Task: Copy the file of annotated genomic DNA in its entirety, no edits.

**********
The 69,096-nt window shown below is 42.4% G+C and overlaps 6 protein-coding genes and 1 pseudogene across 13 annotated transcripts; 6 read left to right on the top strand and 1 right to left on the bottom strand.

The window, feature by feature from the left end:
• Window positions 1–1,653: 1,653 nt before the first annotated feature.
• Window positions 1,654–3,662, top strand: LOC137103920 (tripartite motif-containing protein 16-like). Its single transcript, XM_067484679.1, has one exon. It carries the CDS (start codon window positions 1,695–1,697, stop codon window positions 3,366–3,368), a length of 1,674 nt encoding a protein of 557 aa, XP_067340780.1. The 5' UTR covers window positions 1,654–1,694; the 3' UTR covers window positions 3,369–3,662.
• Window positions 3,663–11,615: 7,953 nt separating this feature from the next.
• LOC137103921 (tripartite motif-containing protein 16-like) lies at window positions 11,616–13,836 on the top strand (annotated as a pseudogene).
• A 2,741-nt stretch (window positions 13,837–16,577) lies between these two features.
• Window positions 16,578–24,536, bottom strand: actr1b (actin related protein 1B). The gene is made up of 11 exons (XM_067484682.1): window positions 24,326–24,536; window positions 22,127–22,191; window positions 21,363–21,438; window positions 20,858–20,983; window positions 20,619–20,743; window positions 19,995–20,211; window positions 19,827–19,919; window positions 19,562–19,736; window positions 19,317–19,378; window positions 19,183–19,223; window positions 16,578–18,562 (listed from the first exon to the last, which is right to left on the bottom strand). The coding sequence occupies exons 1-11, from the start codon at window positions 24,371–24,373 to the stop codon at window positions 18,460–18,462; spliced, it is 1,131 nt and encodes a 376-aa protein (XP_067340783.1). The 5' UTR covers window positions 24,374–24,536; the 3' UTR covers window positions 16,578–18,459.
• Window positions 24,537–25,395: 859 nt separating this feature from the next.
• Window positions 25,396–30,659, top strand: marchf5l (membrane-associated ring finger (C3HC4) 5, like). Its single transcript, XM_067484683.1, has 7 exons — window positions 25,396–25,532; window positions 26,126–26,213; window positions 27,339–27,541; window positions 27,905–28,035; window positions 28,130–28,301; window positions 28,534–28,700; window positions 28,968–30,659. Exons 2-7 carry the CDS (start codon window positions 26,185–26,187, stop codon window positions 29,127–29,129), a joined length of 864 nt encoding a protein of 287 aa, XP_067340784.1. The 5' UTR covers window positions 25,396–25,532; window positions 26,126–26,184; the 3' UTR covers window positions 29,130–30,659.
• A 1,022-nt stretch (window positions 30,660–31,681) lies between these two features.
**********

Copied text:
The 69,096-nt window shown below is 42.4% G+C and overlaps 6 protein-coding genes and 1 pseudogene across 13 annotated transcripts; 6 read left to right on the top strand and 1 right to left on the bottom strand.

The window, feature by feature from the left end:
• Window positions 1–1,653: 1,653 nt before the first annotated feature.
• Window positions 1,654–3,662, top strand: LOC137103920 (tripartite motif-containing protein 16-like). Its single transcript, XM_067484679.1, has one exon. It carries the CDS (start codon window positions 1,695–1,697, stop codon window positions 3,366–3,368), a length of 1,674 nt encoding a protein of 557 aa, XP_067340780.1. The 5' UTR covers window positions 1,654–1,694; the 3' UTR covers window positions 3,369–3,662.
• Window positions 3,663–11,615: 7,953 nt separating this feature from the next.
• LOC137103921 (tripartite motif-containing protein 16-like) lies at window positions 11,616–13,836 on the top strand (annotated as a pseudogene).
• A 2,741-nt stretch (window positions 13,837–16,577) lies between these two features.
• Window positions 16,578–24,536, bottom strand: actr1b (actin related protein 1B). The gene is made up of 11 exons (XM_067484682.1): window positions 24,326–24,536; window positions 22,127–22,191; window positions 21,363–21,438; window positions 20,858–20,983; window positions 20,619–20,743; window positions 19,995–20,211; window positions 19,827–19,919; window positions 19,562–19,736; window positions 19,317–19,378; window positions 19,183–19,223; window positions 16,578–18,562 (listed from the first exon to the last, which is right to left on the bottom strand). The coding sequence occupies exons 1-11, from the start codon at window positions 24,371–24,373 to the stop codon at window positions 18,460–18,462; spliced, it is 1,131 nt and encodes a 376-aa protein (XP_067340783.1). The 5' UTR covers window positions 24,374–24,536; the 3' UTR covers window positions 16,578–18,459.
• Window positions 24,537–25,395: 859 nt separating this feature from the next.
• Window positions 25,396–30,659, top strand: marchf5l (membrane-associated ring finger (C3HC4) 5, like). Its single transcript, XM_067484683.1, has 7 exons — window positions 25,396–25,532; window positions 26,126–26,213; window positions 27,339–27,541; window positions 27,905–28,035; window positions 28,130–28,301; window positions 28,534–28,700; window positions 28,968–30,659. Exons 2-7 carry the CDS (start codon window positions 26,185–26,187, stop codon window positions 29,127–29,129), a joined length of 864 nt encoding a protein of 287 aa, XP_067340784.1. The 5' UTR covers window positions 25,396–25,532; window positions 26,126–26,184; the 3' UTR covers window positions 29,130–30,659.
• A 1,022-nt stretch (window positions 30,660–31,681) lies between these two features.